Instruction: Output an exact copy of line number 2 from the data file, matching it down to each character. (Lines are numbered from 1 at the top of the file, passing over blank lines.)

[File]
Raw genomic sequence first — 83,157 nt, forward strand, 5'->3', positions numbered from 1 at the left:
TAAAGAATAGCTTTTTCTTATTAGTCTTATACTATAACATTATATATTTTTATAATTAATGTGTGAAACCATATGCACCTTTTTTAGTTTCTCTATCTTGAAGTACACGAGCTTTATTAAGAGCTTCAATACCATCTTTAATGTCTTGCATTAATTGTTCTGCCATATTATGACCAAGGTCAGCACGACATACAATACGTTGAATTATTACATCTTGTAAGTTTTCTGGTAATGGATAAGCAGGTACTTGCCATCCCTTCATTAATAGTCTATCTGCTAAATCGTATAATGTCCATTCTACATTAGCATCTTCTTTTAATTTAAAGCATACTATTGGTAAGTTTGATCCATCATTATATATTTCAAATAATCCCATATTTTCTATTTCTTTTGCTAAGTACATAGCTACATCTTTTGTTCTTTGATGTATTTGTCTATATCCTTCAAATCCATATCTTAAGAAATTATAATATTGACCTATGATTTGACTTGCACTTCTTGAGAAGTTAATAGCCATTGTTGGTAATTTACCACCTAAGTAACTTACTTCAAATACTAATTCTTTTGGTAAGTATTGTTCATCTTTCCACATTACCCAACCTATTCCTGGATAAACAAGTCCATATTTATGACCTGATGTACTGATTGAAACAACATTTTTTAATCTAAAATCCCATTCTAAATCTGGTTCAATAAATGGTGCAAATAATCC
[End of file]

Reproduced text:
TAAAGAATAGCTTTTTCTTATTAGTCTTATACTATAACATTATATATTTTTATAATTAATGTGTGAAACCATATGCACCTTTTTTAGTTTCTCTATCTTGAAGTACACGAGCTTTATTAAGAGCTTCAATACCATCTTTAATGTCTTGCATTAATTGTTCTGCCATATTATGACCAAGGTCAGCACGACATACAATACGTTGAATTATTACATCTTGTAAGTTTTCTGGTAATGGATAAGCAGGTACTTGCCATCCCTTCATTAATAGTCTATCTGCTAAATCGTATAATGTCCATTCTACATTAGCATCTTCTTTTAATTTAAAGCATACTATTGGTAAGTTTGATCCATCATTATATATTTCAAATAATCCCATATTTTCTATTTCTTTTGCTAAGTACATAGCTACATCTTTTGTTCTTTGATGTATTTGTCTATATCCTTCAAATCCATATCTTAAGAAATTATAATATTGACCTATGATTTGACTTGCACTTCTTGAGAAGTTAATAGCCATTGTTGGTAATTTACCACCTAAGTAACTTACTTCAAATACTAATTCTTTTGGTAAGTATTGTTCATCTTTCCACATTACCCAACCTATTCCTGGATAAACAAGTCCATATTTATGACCTGATGTACTGATTGAAACAACATTTTTTAATCTAAAATCCCATTCTAAATCTGGTTCAATAAATGGTGCAAATAATCC